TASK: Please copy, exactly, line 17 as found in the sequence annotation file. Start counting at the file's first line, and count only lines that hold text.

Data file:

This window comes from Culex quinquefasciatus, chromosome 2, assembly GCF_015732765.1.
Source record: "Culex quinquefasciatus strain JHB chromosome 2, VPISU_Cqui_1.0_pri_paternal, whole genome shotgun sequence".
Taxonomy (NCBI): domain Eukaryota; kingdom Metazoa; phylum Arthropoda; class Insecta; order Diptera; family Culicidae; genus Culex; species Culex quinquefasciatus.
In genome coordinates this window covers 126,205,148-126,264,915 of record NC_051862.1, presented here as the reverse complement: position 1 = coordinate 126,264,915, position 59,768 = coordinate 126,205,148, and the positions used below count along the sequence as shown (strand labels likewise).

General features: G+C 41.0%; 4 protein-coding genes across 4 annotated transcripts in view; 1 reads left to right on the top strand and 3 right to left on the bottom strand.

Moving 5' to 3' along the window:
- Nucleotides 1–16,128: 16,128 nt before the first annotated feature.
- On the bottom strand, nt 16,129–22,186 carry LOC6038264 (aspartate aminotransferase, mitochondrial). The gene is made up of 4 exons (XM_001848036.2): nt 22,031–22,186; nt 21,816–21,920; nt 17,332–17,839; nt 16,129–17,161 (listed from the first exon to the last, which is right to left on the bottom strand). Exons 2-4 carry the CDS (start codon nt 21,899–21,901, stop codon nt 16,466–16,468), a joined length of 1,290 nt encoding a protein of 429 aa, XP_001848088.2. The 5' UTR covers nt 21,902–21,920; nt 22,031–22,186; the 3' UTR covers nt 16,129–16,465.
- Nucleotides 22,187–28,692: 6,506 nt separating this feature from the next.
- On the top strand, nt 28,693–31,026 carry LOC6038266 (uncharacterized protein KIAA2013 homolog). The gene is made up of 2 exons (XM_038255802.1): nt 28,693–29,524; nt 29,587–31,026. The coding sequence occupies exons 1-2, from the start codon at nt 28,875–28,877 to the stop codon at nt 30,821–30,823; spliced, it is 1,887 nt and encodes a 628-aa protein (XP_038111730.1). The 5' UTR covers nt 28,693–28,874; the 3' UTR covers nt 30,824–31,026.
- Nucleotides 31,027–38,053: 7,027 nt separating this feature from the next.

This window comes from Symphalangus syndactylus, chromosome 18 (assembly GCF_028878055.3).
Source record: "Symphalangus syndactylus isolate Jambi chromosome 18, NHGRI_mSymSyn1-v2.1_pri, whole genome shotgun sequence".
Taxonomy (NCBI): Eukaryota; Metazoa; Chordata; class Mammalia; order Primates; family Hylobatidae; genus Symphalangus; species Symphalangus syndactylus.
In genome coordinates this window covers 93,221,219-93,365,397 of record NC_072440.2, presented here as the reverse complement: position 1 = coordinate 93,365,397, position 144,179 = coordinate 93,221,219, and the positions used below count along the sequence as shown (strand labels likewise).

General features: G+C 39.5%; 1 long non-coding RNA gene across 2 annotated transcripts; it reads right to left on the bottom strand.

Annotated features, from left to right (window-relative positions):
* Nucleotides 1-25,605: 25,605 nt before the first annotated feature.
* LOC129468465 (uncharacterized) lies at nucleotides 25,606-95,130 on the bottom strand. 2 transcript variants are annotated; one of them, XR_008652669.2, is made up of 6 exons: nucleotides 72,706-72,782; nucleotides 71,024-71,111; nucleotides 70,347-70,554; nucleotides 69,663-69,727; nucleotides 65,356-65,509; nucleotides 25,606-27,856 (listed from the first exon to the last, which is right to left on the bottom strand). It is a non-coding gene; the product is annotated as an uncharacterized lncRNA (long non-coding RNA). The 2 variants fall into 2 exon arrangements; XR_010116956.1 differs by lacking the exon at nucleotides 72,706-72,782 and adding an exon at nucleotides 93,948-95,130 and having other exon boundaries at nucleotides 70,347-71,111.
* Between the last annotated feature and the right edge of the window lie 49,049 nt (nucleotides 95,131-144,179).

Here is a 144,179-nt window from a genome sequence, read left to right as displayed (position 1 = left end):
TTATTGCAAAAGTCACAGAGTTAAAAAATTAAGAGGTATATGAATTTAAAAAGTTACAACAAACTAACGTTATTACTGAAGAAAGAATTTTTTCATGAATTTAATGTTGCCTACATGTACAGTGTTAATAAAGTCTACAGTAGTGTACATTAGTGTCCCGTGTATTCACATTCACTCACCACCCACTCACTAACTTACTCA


Annotated features, from left to right (window-relative positions):